other voices

Duty to Constitution is great, tested this week


Our U.S. Constitution was tested this week.

As most of South Dakota now knows, on January 6th, I voted to uphold the 2020 election results that were certified, recounted, and audited from various states across the nation.

Like many South Dakotans, I am frustrated with how certain states handle their elections, and in the weeks following the 2020 election, I supported the president’s right to his day in court. Legal challenges were filed in dozens of state and federal courts, but failed to overturn any votes. Despite claims, the evidence was not there.

The Constitution is more important than my personal political views or my political popularity.

There is no constitutional basis for Congress to substitute its judgement for that of the states and the courts. There is only one sentence in the Constitution that addresses Congress’s role on Jan 6. In Article 2, Section 1, Clause 3 the U.S. Constitution states:

“The President of the Senate shall, in the Presence of the Senate and House of Representatives, open all the Certificates, and the Votes shall then be counted.”

The only person performing an official act is the President of the Senate, who counts the votes. Other than being present, there is no constitutional role for Congress in the January 6 process. I cannot assume powers that are not legally provided to me.

I did not take this decision lightly. I heard from thousands of my fellow statesmen, friends, and long-time political allies. Ultimately, my duty to the Constitution is greater than any political favor voting against it may have provided me. Tough votes such as this one are never easy, and I can only hope this constitutional foundation does not fall on deaf ears.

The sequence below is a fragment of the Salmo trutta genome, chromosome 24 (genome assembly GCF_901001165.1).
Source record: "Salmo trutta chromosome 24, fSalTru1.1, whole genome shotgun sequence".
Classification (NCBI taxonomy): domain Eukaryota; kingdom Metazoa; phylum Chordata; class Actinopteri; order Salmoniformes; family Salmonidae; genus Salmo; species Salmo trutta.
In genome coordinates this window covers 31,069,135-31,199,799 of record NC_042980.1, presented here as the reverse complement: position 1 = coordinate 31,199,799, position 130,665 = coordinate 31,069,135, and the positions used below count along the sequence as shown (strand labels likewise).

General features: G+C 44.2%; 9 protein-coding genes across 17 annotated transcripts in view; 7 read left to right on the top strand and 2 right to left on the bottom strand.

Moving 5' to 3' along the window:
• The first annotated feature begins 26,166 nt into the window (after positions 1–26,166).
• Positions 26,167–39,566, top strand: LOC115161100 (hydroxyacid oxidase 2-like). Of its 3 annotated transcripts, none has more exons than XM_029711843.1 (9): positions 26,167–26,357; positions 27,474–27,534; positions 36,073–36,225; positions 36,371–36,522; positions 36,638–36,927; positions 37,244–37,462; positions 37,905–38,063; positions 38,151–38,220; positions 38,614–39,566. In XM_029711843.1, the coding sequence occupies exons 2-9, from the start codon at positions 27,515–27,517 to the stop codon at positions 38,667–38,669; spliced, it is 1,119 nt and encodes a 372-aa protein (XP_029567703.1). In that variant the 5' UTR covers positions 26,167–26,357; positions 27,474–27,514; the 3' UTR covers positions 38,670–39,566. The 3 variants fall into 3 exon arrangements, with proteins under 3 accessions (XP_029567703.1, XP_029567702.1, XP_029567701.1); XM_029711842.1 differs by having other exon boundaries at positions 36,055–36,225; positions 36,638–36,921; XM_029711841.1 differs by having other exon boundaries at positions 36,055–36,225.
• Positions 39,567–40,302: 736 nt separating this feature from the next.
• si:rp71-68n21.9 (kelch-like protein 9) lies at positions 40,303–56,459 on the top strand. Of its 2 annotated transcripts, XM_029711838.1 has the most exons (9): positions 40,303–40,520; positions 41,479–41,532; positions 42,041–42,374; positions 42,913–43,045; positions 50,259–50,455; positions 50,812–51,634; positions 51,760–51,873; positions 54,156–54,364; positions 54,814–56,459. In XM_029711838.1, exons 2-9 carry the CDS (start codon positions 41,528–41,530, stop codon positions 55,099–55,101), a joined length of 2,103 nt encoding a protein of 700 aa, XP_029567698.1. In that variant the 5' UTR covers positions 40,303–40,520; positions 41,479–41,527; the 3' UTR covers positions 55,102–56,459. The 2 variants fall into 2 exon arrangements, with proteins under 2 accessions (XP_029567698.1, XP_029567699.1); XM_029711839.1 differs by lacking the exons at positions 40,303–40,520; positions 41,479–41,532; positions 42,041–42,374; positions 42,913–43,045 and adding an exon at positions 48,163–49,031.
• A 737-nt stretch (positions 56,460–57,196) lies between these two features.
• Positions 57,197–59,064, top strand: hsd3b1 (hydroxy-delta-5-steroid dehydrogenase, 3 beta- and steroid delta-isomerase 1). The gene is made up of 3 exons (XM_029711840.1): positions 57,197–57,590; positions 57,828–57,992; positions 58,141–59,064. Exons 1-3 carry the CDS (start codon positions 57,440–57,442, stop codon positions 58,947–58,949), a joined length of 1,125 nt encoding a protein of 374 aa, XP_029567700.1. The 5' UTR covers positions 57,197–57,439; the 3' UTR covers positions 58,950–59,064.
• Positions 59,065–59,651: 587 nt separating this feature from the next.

South Dakotans would raise hell if the Nancy Pelosi-controlled House overturned South Dakota’s election results for President Trump, and I’m grateful we saw no such attempt on January 6. Our founders knew well the grave risks associated with concentrating power in Washington, D.C., especially the power to select our President. They placed that power with the states, and just as I would resolutely defend the results of South Dakota’s elections from federal interference, I cannot overturn the legally certified election results of another state and its voters.


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